Toon Musings: Illustrated Life


Barbara Remington died recently, which set me to thinking about literature, illustration, and my relationship to both.

My father dabbled in cartooning. I used to love to watch him draw; it was  exhilarating to see him effortlessly create silly characters from nothing with only a sheet of paper, a pencil, and his own antic imagination. It used to make me laugh, watching him; not from mere amusement, but from sheer awe at his prowess. Little wonder then that I took up the craft myself. I became a celebrant of the imagination, expressed visually, and I drew incessantly. I became bookish and socially awkward, at least where girls were concerned. Often, I drew what I read. I copied Peanuts characters, and was inordinately proud that I could tell 1953 Snoopy from 1962 Snoopy from 1965 Snoopy from 1973 Snoopy. Did you know that Linus, Lucy, and Schroeder had the same shaped head? I was, to say the least, a peculiar child.

I was an avid reader. As a tot, one of my early favorites was the Eloise series by Kay Thompson with drawings by Hilary Knight. My favorite was Eloise in Moscow, chiefly because on each page of Eloise’s antics in the faded elegance of the capital city of the oppressive Soviet Empire was hidden a tiny black-clad spy, shadowing her; what fun! Another favorite was an illustrated book of Norse mythology, the very same one that was recently reissued, prefaced by Michael Chabon. Since this was my first exposure to the Mighty Thor (I was a DC kid then—didn’t start reading Marvel until fourth or fifth grade) I was perplexed later when I encountered the Thor of the comics: “Why is he blond? His hair should be red! And his hammer’s handle is too long!” I wonder if it was around then that people began to actively avoid me.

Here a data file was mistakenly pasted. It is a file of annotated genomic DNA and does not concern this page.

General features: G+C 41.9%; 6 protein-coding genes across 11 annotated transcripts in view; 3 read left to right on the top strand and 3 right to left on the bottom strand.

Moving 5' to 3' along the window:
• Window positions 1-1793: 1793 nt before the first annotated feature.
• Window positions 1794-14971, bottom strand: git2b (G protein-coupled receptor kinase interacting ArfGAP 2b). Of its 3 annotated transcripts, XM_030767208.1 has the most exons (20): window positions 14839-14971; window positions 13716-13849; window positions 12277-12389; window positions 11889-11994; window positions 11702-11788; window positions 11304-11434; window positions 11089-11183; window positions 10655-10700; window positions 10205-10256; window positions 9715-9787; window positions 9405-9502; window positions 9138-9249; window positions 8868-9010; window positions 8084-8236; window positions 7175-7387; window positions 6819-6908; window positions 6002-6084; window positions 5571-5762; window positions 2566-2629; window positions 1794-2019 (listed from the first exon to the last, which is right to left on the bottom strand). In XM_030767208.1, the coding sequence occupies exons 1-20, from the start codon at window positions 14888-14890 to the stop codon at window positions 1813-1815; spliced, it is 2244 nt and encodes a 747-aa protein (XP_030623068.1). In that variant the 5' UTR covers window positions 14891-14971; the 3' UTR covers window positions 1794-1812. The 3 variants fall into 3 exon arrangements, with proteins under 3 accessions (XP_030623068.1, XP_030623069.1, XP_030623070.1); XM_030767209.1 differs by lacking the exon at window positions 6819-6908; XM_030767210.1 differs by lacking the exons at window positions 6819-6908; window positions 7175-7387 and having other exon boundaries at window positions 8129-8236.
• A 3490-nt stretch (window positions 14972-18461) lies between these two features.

As I approached adolescence, my nose supported my lifestyle choice by growing from small and cute to rather bulbous and potato-shaped. Then, around the time I entered seventh grade, it developed an enormous, boil-like lesion on the left side. This unsightly pustule was so pronounced that I was called to the nurse’s office one day to discuss basic hygiene, so as to prevent the acne from spreading to the inside of my nostril, and thereby to my brain, causing madness and death (or so I inferred). This confidence building persisted all through those awkward, formative junior high years and into high school. It lent a certain je ne sais weird to my personality. Since dating was unlikely, I drew more pictures.

My Burden

In adolescence, I became enamored of Edgar Rice Burroughs’ Mars series, so much so that I carried them with me to my classes—not just the particular book I was reading—the whole series, all eleven books.

The fact that they were paperbacks only slightly mitigates the fact that I was a pretty weird kid. At this point I was drawing the characters from the books (the male ones, anyway—this weird kid was, at this point, uncomfortable drawing women) and took my cues from the cover illustrations. Not the sexy Michael Whelan covers, or those of the great Frank Frazetta; my edition was published in the early 60s and used a particularly groovy font on the cover. Robert K. Abbett was the artist. The hero on those books had a haircut like Don Draper and costumes like a Chippendale version of Roman soldiers, so naturally my drawings of Barsoomian swordsmen tended to look like Madison Avenue admen in bare-chested Centurion drag.